Sunday, July 12, 2009
The wires in question.
On Friday, July 10, I spent the day in Prague's Motol hospital to have the stabilizing wires removed from the reconstructed AC joint in my left shoulder. You'll recall that I had reconstructive surgery on my shoulder at the end of May.
I thought it was going to be pretty routine, but my most recent visit ended up being one of the most sickening experiences of my life.
I was given three shots of local anesthesia in my shoulder while in my hospital room.
Then, I was wheeled into an operating theater in Motol just like my first surgery.
Then the surgeon basically reopened my old entrance wound to gain access to the wires.
At first, it didn't feel so bad. Pretty routine. I couldn't really feel anything. And my shoulder was blocked from my view, thankfully, by a large surgical blanket.
But then the pulling and tugging began.
It felt like the surgeon was trying to pull my entire skeleton through a keyhole using a pair of pliers.
It was more the feeling of what was happening rather than any searing pain.
I got very dizzy and almost passed out while he wrestled the wires out of my shoulder. I was breathing pretty hard. The whole thing took about 30 minutes or so -- a very long 30 minutes.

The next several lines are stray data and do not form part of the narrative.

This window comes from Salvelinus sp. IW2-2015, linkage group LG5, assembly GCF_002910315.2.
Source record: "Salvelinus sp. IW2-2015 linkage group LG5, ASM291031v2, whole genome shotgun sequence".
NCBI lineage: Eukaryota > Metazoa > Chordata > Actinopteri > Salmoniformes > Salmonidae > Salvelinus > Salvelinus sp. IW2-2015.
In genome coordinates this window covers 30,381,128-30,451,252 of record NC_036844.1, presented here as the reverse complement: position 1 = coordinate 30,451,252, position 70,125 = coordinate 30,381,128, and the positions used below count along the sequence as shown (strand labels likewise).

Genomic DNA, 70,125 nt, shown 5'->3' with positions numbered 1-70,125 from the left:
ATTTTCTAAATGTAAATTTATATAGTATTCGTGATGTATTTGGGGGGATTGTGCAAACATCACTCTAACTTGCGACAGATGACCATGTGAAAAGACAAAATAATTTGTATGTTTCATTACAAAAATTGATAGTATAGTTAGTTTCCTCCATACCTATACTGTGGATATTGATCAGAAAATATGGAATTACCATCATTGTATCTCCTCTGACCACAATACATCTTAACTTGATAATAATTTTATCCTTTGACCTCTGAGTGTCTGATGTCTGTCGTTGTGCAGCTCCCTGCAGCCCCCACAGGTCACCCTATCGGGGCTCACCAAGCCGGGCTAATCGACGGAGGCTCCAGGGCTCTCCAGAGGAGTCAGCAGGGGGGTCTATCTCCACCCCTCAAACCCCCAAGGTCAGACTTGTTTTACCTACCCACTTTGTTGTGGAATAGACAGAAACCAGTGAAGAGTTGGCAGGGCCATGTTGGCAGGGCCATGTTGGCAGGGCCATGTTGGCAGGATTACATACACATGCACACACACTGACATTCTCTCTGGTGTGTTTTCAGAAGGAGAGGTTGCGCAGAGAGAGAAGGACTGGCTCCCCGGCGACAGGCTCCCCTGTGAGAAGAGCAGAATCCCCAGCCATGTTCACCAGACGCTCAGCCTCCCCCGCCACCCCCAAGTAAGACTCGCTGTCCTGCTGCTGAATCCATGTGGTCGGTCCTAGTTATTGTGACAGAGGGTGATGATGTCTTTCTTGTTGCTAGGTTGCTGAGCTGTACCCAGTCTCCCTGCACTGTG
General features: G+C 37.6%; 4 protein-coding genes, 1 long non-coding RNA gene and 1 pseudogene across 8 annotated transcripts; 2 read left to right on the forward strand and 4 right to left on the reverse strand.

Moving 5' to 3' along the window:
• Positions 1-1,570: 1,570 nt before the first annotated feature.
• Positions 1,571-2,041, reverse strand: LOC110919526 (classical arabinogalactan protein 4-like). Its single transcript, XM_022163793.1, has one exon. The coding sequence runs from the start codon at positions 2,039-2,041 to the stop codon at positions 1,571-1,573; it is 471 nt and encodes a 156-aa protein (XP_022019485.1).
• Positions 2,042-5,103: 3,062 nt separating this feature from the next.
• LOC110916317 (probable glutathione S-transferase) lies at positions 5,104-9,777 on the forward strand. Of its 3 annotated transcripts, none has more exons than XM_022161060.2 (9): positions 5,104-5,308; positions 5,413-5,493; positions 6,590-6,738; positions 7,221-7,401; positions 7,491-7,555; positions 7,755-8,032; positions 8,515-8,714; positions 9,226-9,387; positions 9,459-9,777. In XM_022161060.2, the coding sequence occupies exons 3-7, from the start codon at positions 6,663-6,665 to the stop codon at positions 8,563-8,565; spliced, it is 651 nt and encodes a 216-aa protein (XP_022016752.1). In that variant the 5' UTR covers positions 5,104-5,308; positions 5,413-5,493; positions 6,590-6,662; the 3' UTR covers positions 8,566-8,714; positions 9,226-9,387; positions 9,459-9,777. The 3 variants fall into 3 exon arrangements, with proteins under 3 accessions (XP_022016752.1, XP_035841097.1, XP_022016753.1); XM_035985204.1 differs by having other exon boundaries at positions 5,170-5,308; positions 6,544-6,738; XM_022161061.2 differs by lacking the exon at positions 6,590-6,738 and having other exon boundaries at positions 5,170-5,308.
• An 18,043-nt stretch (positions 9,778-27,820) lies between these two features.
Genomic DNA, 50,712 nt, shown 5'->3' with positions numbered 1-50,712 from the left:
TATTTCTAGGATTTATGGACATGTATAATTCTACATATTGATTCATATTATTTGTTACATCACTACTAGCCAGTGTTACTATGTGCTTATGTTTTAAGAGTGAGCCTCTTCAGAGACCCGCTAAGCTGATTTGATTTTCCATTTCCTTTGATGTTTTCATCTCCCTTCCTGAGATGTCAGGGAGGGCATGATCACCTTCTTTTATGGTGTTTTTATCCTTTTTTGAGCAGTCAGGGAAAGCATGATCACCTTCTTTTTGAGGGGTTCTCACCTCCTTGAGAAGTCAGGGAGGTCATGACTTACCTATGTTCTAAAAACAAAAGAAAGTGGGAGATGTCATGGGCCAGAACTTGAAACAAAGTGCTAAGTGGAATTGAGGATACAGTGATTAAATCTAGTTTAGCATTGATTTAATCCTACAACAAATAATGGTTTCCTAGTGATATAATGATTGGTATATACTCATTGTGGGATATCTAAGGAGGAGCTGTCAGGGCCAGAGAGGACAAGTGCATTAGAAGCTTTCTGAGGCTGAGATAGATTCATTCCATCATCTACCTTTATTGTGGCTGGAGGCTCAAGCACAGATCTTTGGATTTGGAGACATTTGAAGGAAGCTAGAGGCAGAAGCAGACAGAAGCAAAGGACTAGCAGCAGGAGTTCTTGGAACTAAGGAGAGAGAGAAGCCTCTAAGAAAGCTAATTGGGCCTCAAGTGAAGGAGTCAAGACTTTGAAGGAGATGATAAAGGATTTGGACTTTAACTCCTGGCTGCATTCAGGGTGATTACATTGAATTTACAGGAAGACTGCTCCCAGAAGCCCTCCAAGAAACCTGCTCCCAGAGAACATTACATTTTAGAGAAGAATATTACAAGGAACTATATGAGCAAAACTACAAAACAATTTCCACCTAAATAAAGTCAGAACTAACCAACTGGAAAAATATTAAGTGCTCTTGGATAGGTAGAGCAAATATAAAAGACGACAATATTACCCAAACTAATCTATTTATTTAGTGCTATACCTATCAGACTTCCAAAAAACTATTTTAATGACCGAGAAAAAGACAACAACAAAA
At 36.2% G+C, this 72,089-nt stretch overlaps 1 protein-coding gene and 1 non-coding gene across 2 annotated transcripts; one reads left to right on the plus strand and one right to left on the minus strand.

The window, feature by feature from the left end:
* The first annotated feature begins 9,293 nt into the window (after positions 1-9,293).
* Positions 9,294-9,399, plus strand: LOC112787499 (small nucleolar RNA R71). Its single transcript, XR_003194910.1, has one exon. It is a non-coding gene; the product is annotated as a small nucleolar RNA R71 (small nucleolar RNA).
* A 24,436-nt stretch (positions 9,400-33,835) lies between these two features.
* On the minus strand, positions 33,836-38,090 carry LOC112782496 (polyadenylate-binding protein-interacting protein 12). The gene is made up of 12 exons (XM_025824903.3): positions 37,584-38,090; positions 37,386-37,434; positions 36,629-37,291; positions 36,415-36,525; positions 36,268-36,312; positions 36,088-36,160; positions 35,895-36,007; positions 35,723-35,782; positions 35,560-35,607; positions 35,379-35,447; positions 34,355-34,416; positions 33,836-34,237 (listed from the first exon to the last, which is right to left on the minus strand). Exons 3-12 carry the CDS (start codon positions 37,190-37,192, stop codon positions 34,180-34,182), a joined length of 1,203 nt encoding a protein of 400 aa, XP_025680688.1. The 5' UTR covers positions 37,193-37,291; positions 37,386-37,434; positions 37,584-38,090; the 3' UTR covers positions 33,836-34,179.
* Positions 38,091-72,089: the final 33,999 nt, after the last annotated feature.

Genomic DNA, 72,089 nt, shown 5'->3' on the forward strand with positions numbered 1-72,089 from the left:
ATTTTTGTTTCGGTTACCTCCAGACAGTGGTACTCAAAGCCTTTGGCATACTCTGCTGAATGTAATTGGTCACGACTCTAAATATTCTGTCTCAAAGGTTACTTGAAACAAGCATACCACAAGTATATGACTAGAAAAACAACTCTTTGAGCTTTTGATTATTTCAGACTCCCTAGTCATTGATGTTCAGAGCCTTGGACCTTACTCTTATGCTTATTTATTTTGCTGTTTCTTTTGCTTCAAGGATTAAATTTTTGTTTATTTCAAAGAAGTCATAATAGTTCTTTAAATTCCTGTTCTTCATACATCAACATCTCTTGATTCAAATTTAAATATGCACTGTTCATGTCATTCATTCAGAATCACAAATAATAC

Both times I've been at Motol hospital for shoulder surgery, a nurse has come in and wrapped both of my legs in bandages just before going under the knife. I asked my surgeon why, and he laughed and said he didn't really know. Someone else told me it is to prevent thrombosis. I looked it up and it said "compression stockings" are often used. The bandages they put on me were wrapped pretty loosely, as you can see. Weird.
I related this story to a good friend of mine in the United States, who had shoulder surgery himself a few years back, and he was incredulous that I hadn't been given some sort of drugs to distract me while the removal of the wires occurred:
"Jesus, Grant, The doctors over there practice medicine as if it were the Middle Ages. Did they bleed you to get the bad humors out? I can understand not putting you under. Anesthesiologists have to be prepared to breathe for you if something goes hinky. But you should have been so loaded up with opiates that you'd have been cracking knock-knock jokes while they pulled out the wires. There's just no excuse for this."
All I can say is, I am glad that's over! Jeesh.
Tuesday, July 7, 2009
As waiting rooms go, you could do worse.
I've been spending a lot of time lately at the Canadian Medical Center in Prague. Mostly for physical therapy on my shoulder. (I had surgery to reconstruct my AC joint at the end of May.)
Anyway, the CMC is housed in a beautiful old chateau on the edge of Prague.
As I was sitting there waiting for a doctor the other day, I took a few photos of some interesting inside views.
I guess I should have taken one of the outside of the chateau, but I'm stupid.
A chandelier in the waiting room.
I love architecture and design. I really admire the design of this table and four chairs. So simple. So clean and functional. I guess it must date from the 1950s or '60s. I'd love to know more, if anyone else is more informed about this style than I am.